Town Hall, formerly known as Coffeehouse with the President, is a traditional event hosted by Student Senate each semester. The function operates as a Q&A-styled experience that permits students to ask the President direct, burning questions. Typical topics in the past have involved matters such as explanations of tuition raises, which buildings will be renovated next, and university budgets.

In April 2021, students attended the town hall to principally address the possibilities of the rumored Starbucks contract to replace COSI on Northern, located on South Main Street in Ada. Due to the presence of an already established Starbucks-affiliated coffee shop on campus, Northern Lights, and the threat of fewer food options, students had extraordinarily unsupportive opinions about the notion. Throughout the town hall, President DiBiasio revealed the university’s efforts to get other chains like Chick-fil-A instead, but in the end, regardless of the overwhelming backlash from the student population, Starbucks officially opened its doors this September.

This semester was not any tamer and carried with it an even more hostile tone. Originating amidst proposals within the Board of Trustees of the University, President DiBiasio announced his idea of a four-year, or eight-semester, housing requirement for all students to help fill the excess housing on-campus. Within Student Senate, the student representatives deemed it a pressing matter and hoped to discuss it at this semester’s Town Hall. The Student Senate President, Andrew Mantenieks, emailed the student-L to inform the student body of the situation. He wrote,

“President Dan will be at tonight’s Town Hall to speak to the student body about the
possibility of changing the on-campus housing requirement from six semesters to eight
semesters. He has assured us that all current students would be grandfathered into the
current requirement. Please join us to be informed on this matter and to have your
voice heard by the administration.”

Word spread and reached the infamous Barstool Northern, a Barstool-affiliated Instagram page that organized a poll and questionnaire regarding the four-year requirement. The consensus showed extreme and overwhelming opinions against President DiBiasio’s mandate. Post after post, Barstool Northern rallied students online and formulated an unusually sized crowd of students that attended the Town Hall on October 27th from 7:00-8:00 pm in the McIntosh Ballroom.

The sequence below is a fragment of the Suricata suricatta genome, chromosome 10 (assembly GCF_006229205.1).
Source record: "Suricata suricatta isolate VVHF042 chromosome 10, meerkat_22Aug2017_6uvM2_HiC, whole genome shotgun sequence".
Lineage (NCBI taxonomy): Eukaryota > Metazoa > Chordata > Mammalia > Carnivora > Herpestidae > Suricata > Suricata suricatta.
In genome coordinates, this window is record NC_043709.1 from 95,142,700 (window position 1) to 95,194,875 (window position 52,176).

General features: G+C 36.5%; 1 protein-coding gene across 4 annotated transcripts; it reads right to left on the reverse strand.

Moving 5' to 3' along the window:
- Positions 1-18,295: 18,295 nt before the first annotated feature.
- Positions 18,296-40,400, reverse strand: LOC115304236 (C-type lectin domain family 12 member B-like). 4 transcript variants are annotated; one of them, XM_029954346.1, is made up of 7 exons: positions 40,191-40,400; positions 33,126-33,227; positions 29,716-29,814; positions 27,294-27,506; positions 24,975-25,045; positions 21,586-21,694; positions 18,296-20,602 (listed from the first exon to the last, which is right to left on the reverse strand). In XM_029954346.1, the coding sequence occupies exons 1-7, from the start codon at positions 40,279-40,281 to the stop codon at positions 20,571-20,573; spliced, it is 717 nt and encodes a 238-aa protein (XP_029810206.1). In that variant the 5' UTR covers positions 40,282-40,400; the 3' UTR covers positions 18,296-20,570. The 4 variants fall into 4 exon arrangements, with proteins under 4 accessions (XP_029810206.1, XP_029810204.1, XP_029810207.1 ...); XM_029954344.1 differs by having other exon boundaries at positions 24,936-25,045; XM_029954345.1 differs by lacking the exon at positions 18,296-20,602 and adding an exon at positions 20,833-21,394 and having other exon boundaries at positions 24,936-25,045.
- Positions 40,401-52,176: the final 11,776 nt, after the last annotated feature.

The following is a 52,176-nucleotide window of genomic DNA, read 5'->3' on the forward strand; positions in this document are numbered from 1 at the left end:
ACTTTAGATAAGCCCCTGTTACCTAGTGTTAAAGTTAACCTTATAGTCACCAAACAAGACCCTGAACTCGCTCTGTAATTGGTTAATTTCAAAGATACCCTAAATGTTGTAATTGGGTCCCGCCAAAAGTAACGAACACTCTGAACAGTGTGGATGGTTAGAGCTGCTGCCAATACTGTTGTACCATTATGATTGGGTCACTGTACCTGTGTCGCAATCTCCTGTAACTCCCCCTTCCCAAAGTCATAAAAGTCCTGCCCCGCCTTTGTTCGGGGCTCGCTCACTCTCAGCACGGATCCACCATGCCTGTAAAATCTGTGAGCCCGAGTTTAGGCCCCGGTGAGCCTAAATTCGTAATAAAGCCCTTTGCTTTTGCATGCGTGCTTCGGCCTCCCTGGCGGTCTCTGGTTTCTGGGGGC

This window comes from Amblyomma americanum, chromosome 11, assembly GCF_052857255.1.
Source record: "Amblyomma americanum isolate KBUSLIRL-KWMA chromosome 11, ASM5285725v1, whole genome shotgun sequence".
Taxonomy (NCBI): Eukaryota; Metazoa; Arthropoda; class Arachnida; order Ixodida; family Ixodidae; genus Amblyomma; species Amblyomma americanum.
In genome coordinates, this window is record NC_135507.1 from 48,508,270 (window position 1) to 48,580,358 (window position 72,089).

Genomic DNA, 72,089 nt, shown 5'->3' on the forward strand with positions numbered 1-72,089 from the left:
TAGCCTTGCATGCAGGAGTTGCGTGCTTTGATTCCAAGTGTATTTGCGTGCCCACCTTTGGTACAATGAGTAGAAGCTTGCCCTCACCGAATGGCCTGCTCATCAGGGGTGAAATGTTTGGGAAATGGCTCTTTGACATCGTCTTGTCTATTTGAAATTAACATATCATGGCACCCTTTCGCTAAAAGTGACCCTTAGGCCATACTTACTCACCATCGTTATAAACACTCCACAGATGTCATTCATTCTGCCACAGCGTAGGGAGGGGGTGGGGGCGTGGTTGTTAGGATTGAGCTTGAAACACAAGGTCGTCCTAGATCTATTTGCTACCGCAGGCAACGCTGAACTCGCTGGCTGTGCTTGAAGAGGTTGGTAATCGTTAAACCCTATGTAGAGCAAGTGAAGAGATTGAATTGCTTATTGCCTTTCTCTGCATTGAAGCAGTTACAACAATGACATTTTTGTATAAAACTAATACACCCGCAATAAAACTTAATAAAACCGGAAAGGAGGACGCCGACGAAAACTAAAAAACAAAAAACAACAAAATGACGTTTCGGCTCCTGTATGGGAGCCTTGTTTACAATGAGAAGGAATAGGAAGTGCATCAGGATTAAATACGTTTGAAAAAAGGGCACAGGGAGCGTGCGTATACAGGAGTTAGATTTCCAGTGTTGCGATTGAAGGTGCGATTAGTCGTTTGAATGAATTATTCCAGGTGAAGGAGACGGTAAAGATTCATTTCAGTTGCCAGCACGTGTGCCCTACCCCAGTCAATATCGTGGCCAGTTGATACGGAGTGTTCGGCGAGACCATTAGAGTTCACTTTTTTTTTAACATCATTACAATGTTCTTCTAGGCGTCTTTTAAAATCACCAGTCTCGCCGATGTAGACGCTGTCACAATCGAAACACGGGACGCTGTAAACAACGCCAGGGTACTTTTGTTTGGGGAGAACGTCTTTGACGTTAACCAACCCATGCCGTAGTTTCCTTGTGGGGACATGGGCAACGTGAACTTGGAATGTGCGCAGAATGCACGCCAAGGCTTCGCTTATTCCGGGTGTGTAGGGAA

Presumably, President DiBiasio was informed of the posts, opinions, and outrage in advance to the actual Town Hall since he entered the event with a prepared speech addressing the housing mandate. President DiBiasio even requested that the Vice President of Finance, Jason Broge, be present and referred to him as his “number guy.” President DiBiasio came equipped to defend himself and his proposal.

Students flock to address their concern about the possible four-year housing requirement. (Photo credits to Arin Wade)

Before taking questions, he appeared flustered and out of breath. This could have been due to the crowd of upset students facing him, but instead, he credits the disorder to receiving both his flu shot and booster simultaneously a few hours before. President DiBiasio’s opening speech addressed that the four-year housing mandate was in notably early planning stages and only proposed as an attempt to revive the absent campus buildings and their losing revenue. Jason Broge then spoke, claiming that, due to previous building sprees decades ago, the school is still paying off 93-million-dollars in bonds.